Life

Touring a Maple Farm

This past weekend, on Friday, I fulfilled yet another bucket list item (speaking of which, I should go see if it is actually on my bucket list, so I can cross it off. . . I don’t know about you, but I have lots of mental bucket list things I don’t actually write down…). I went to a Maple Farm and not only got to watch them tap a tree and make syrup–I actually got to help! Seriously, it was the most fun I’ve had in a long time!

Daniel and I invited our friends to come with, and it was even more fun to watch the kids interact with the experience.

We went to Back Creek Farms, where we had the entire farm to ourselves for the afternoon. The first thing you notice when you walk in is the smell. Oh. My. Gosh. That sweet, almost earthy, yet heavenly smell of maple goodness just surrounds you, not to mention the warmth of the boiling syrup. They were boiling a brand new batch in a huge 150-year old English Tin pan. But I’m getting ahead of myself.

First, Valerie (one of the proprietors), brought us out to a maple tree, where she lifted the lid to the tin bucket and showed us the sap dripping out. Seriously, we actually watched it drip into the bucket! It was a clear liquid, much to my surprise, and then she dipped small glasses into it to let each of us taste it. I always assumed that maple sap was dark brown, thick, and super sweet, but it was, as Valerie called it, sugar water. It just tasted like very lightly sweetened wild water.

From there, we went inside, to be surrounded by the warmth and sweetness of the maple syrup boiling, made from sap that they had just gathered the day before. As mentioned, the pan they were using was 150 years old (or so), made around the civil war, and though they have an electronic evaporator, it is still their preferred method for syrup making. It certainly was more fun to watch! It was simmering mostly on one end, where we later learned the fire was, and the other end was thicker and darker. Even as we watched, the simmering pattern varied as the syrup thickened and got closer to being ready. Valerie and Pat poured us each some of the syrup straight from the pan so we could taste how much sweeter it was, even incomplete.

Then we got to taste some actual syrup from the bottle, which was, of course, delicious, sweet, and just what you’d expect from fresh made syrup. Even better, though, was that Valerie brought us into the back room, and had us taste their bourbon-infused syrup straight from the barrel! Heavens above, now that was good. The unique, local bourbon was prevalent in the sweet maple, and simply to die for.

Then, after handing each of us some maple sugar candy made fresh that morning specifically for us, Valerie handed us some tools as well, and we all went outside to tap a tree!! She showed us how they choose a tree that has not been tapped out, are careful to position the hold far enough away from other holes that the tree can heal itself, and then drilled a hole in it. The clear sap immediately began running, and she helped the kids tap a spout into the hole…and then let the adults help as well…before showing us how to affix the bucket and the cap.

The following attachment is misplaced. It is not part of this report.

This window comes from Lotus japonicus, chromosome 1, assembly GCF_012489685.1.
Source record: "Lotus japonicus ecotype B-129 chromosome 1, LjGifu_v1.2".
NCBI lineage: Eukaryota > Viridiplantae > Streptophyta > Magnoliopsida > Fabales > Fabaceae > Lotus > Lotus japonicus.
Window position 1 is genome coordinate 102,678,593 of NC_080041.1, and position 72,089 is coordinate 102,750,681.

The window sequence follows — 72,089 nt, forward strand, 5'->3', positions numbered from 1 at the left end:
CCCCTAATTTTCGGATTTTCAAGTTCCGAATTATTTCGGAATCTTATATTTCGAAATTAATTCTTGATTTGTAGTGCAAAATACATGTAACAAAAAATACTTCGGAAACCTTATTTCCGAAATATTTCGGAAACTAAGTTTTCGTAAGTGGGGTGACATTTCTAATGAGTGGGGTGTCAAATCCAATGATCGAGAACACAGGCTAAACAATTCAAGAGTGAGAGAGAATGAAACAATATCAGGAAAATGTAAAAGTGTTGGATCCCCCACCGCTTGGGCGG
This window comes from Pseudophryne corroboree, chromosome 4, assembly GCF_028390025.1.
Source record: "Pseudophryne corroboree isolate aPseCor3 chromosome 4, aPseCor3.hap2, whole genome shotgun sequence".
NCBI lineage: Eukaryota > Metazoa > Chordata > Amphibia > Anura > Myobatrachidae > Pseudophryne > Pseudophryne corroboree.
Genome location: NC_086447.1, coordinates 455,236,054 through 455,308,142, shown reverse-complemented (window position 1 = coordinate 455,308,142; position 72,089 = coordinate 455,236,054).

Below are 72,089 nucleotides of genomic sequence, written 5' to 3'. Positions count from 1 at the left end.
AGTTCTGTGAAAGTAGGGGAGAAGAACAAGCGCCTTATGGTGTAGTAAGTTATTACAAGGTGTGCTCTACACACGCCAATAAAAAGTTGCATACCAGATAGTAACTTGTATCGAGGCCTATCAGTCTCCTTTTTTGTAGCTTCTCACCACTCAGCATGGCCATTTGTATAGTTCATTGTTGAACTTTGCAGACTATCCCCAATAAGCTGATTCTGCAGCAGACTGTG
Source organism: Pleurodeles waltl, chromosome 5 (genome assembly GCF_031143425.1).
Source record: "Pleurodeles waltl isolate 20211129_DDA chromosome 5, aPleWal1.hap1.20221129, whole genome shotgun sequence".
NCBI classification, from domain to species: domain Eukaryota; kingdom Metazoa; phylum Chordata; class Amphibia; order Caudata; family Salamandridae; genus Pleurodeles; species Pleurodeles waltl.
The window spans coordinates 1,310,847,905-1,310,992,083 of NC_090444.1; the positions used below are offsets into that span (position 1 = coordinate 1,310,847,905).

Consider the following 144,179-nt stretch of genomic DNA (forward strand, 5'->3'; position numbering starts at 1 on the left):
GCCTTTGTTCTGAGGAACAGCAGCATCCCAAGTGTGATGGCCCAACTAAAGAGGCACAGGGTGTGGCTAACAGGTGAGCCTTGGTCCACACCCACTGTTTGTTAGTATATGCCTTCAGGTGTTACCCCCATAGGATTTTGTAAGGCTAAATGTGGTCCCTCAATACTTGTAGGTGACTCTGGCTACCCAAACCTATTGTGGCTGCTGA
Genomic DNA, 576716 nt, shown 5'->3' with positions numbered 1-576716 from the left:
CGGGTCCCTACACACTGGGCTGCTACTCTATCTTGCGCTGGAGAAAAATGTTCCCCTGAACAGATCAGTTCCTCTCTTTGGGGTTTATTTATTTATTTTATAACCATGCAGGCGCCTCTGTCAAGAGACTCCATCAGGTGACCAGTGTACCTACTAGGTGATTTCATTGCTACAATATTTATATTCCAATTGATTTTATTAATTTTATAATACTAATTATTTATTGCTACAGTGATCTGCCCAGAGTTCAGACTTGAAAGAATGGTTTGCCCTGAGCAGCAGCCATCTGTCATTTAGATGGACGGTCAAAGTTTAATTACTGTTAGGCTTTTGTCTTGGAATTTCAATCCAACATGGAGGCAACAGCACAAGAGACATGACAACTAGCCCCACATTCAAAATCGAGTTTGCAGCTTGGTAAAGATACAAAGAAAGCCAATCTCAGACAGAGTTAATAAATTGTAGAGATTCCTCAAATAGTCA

Then we all tromped back inside, greeted yet again by the sweet scent of maple, where Pat was waiting for us to begin the process of removing the syrup and putting it on the stove for filtering. Pat and Valerie worked together, using a bucket to transfer most of the syrup, and finally lifting the pan together and tilting it to get the last of the sweet liquid out.

We followed them to the back of the sugar shack, where we watched Pat put food grade diatomaceous earth in the liquid to help purify it, and then began straining it. Of course, they strained some straight into a cup for us, and that warm maple syrup was undoubtedly the best syrup I have ever had in my life. One sip of it and Daniel told them we’d take a bottle. Whereupon, they pulled out glass pint bottles, applied the labels in front of us, and filtered it straight into the bottle. Warm and everything.

And just in case we weren’t already feeling spoiled, they then proceeded to pull out the supplies for s’mores, including letting us roast marshmallows over the coals.

Finally, as the pièce de résistance, we went into their store, and Valerie let us try almost all of their flavored syrups, from chili pepper to spiced elderberry to rum…there were too many flavors to track, each more delicious than the last. I am not going to confess to you how much we bought, but I can tell you one thing–it was totally worth it, and I can’t wait to go back and buy the flavors we didn’t get!

And that was my experience at a Maple Farm. It’s almost enough to make me want to write a book placed on a maple farm, just to share it again!

2 thoughts on “Touring a Maple Farm

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